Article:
Want to be happy with your videos? Forget specs and apparent limitations, learn how to get what you want despite gear, but be prepared to spend a GREAT more time than the general impression by outsiders think goes into something worth watching. Also, any weak link in your production that make to the final product will negate all the work. For example field audio. There is no such thing as a video camera recording acceptable sound with camera mounted mics so the angst over no built in stereo mics proves and such concerned future buyer of this gear is in for real frustration. Syncing sound and image as if they flow together and keep pushing the story along is a skill few think about or believe is important solely BECAUSE it is done so well in all the theatrical and commercial productions they have ever seen. Sure, a cheap $700 camera might seem to an outsider as the missing link in their becoming the next Jarvis, but a peek behind the scenes at the production environment, and post production systems will make the $700 investment appear as it really is; a rain drop in a flood. A few people point to a few productions or small segments of TV programs done with 5DmII to prove their point that DSLR is ready for prime time, and just like the person asking what camera took the nice photo, those same people did not see the additional hassle a video post team was subjected to to edit those short segments into a coherent production. Video cameras look nothing like DSLRs not only because of shape and plan-form but because serious video capture has to integrate into a production system of standards in clocks, color references, time code etc locking of various capture sources, plus audio sync and external audio chain with additional team members. That is what makes a video production camera what it is. If DSLR sensors are going to be a factor in video production it will be when those are integrated into a video camera with all those standard signals and sync interconnections are used that allow its output to integrate well into a production stream.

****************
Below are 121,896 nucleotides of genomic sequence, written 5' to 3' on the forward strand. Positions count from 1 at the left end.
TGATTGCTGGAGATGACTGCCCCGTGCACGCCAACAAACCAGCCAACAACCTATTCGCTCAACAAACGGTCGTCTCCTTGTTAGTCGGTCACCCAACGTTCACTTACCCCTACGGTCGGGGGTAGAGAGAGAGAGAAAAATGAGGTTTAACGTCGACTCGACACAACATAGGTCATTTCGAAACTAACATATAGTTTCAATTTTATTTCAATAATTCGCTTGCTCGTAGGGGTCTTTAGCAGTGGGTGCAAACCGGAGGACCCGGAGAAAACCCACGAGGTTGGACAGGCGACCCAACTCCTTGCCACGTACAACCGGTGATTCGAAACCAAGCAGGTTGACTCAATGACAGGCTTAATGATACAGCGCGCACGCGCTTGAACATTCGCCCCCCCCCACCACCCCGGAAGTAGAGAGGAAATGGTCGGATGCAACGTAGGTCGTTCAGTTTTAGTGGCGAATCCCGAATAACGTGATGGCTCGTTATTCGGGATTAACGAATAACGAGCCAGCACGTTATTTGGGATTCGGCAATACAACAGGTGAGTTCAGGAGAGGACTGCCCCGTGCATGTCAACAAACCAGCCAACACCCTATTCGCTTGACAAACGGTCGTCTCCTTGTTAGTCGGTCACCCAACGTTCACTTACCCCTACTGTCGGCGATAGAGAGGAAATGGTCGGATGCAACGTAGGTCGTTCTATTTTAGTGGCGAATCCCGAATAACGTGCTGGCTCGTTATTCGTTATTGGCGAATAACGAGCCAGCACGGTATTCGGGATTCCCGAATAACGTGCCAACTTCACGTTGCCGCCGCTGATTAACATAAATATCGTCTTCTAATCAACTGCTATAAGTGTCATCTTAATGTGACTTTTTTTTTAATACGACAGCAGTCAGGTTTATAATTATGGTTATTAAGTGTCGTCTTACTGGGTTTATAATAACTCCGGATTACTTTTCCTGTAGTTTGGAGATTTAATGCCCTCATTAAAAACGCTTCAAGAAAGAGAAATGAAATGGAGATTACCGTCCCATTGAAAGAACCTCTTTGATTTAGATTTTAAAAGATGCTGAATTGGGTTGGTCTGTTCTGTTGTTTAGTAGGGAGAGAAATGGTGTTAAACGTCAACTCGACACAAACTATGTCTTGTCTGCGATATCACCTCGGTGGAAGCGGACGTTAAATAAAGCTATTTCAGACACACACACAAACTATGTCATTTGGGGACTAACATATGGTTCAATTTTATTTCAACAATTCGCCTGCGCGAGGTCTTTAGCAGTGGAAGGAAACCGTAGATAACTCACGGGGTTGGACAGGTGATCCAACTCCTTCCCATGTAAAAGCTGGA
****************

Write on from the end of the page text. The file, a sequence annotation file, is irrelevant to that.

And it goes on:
There seems to be one common trait with the new wannabe video producer/directors, they want to believe that equipment can bypass the requirement of knowing about the subject extensively. Those who DO excel have something in common, a drive and passion that has caused them to have read every book in the library on the subjects related, to attend every class, volunteer for every menial job on a documentary production or student films long before it became the current fad. And most did not attend formal education in the topic, or if they did, it was only after an advanced expertise was already developed. What set apart the few successful people is not their expertise or raw talent, it was the ability to invent new solutions to problems that were unique to each production environment. No approached to scenes were the same because conditions were not the same. A school that teaches a craft actually puts a person with those invention skills behind by teaching techniques, which are traditions all based on past routine situations. At the high end of anything, there is no routine.